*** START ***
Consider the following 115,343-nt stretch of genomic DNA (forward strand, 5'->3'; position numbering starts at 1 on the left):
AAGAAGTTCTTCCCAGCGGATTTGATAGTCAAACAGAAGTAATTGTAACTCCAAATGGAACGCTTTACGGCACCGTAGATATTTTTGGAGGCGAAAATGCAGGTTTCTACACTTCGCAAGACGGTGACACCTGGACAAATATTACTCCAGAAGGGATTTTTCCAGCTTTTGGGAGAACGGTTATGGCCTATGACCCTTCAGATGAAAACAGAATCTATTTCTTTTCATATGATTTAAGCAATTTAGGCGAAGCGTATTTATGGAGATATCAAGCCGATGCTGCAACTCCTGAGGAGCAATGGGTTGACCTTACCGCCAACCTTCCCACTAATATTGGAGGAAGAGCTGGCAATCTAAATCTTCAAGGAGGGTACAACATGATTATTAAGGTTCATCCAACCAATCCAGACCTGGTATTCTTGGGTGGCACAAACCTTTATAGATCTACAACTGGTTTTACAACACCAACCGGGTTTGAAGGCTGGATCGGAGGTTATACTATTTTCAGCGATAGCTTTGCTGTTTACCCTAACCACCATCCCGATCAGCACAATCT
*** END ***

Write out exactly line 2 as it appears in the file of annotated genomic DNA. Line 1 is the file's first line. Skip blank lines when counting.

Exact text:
AAGAAGTTCTTCCCAGCGGATTTGATAGTCAAACAGAAGTAATTGTAACTCCAAATGGAACGCTTTACGGCACCGTAGATATTTTTGGAGGCGAAAATGCAGGTTTCTACACTTCGCAAGACGGTGACACCTGGACAAATATTACTCCAGAAGGGATTTTTCCAGCTTTTGGGAGAACGGTTATGGCCTATGACCCTTCAGATGAAAACAGAATCTATTTCTTTTCATATGATTTAAGCAATTTAGGCGAAGCGTATTTATGGAGATATCAAGCCGATGCTGCAACTCCTGAGGAGCAATGGGTTGACCTTACCGCCAACCTTCCCACTAATATTGGAGGAAGAGCTGGCAATCTAAATCTTCAAGGAGGGTACAACATGATTATTAAGGTTCATCCAACCAATCCAGACCTGGTATTCTTGGGTGGCACAAACCTTTATAGATCTACAACTGGTTTTACAACACCAACCGGGTTTGAAGGCTGGATCGGAGGTTATACTATTTTCAGCGATAGCTTTGCTGTTTACCCTAACCACCATCCCGATCAGCACAATCT